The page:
Given the emotional and tangible benefits of happiness, it is not surprising that everyone wants a slice of the pie. But what is the most effective way of putting a permanent smile on your face? Ask most people the question, and you are likely to receive a two-word answer: more money. In survey after survey, the need for a fatter wallet consistently tops the “must have” list for happiness.2 But is it really possible to buy happiness, or do financial aspirations set you on the road to despair? Part of the answer comes from a remarkable study conducted in the 1970s by Philip Brickman from Northwestern University and his colleagues.3 Brickman wanted to discover what happens to people’s happiness when their financial dreams come true. Does a huge windfall really create a long-term smile, or does the initial thrill quickly fade away as newfound fortune becomes commonplace? Brickman contacted a group of people who had won a major prize in the Illinois State Lottery, including several who had hit the million-dollar jackpot. For a control group, he randomly selected people from the Illinois telephone directory. Everyone was asked to rate how happy they were at that moment and how happy they expected to be in the future. In addition, they were asked to say how much pleasure they derived from everyday activities in life, such as chatting with friends, hearing a funny joke, or receiving a compliment. The results provide a striking insight into the relationship between happiness and money. Contrary to popular belief, those who had won the lottery were no more or less happy than those in the control group. There was also no significant difference between the groups when it came to how happy they expected to be in the future. In fact, there was only one difference—compared to those who had won the lottery, the people in the control group derived significantly more pleasure from the simple things in life.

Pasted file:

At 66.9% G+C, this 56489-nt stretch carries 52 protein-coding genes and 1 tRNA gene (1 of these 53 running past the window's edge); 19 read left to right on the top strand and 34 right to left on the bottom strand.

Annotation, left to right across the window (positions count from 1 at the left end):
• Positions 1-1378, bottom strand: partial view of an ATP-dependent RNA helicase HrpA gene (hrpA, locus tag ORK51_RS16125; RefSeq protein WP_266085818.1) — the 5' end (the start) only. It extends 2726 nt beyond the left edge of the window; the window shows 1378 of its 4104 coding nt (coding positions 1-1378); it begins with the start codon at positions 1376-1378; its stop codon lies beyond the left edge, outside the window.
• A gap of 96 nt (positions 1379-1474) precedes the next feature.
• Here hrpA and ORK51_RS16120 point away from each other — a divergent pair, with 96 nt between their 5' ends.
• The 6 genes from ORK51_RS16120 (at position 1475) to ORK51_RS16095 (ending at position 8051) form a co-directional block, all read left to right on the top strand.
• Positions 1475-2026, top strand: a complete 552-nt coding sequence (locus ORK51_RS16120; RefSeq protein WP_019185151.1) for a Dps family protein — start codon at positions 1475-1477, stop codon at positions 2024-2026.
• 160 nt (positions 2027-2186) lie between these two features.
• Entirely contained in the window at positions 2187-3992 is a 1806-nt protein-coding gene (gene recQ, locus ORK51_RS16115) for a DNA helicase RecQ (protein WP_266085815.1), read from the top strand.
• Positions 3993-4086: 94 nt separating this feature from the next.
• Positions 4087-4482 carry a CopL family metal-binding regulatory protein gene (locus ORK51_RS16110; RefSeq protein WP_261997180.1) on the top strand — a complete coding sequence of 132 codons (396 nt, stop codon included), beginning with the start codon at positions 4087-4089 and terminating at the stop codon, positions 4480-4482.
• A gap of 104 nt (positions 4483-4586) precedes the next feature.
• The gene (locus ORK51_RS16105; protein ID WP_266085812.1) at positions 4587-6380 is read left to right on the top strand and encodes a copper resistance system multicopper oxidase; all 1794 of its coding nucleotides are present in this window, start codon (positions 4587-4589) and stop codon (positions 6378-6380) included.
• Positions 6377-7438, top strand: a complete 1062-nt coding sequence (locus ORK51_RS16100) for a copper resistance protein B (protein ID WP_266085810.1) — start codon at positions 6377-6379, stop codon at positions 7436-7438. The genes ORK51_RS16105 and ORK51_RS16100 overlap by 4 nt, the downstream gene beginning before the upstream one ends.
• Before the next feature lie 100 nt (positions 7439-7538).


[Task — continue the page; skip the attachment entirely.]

Clearly, winning the lottery is a rather unusual way of obtaining financial security, but psychologists have also examined the relationship between income and happiness among those who have worked for their wealth. Some of this work has involved carrying out large-scale international surveys by having people rate how happy they are (usually using standard ten-point scales that run from “very unhappy” to “very happy”) and then plotting countries’ average happiness ratings against their gross national product (GNP).4 The results suggest that although people in very poor nations are not as happy as those in wealthier countries, this disparity vanishes once a country has achieved a relatively modest GNP. Research examining the possible link between salary and happiness found the same type of pattern. One study, conducted by Ed Diener from the University of Illinois and his colleagues, revealed that even those on the Forbes 100 list of the wealthiest people are only slightly happier than the average American.5 All of this adds up to one simple message: when people can afford the necessities in life, an increase in income does not result in a significantly happier life.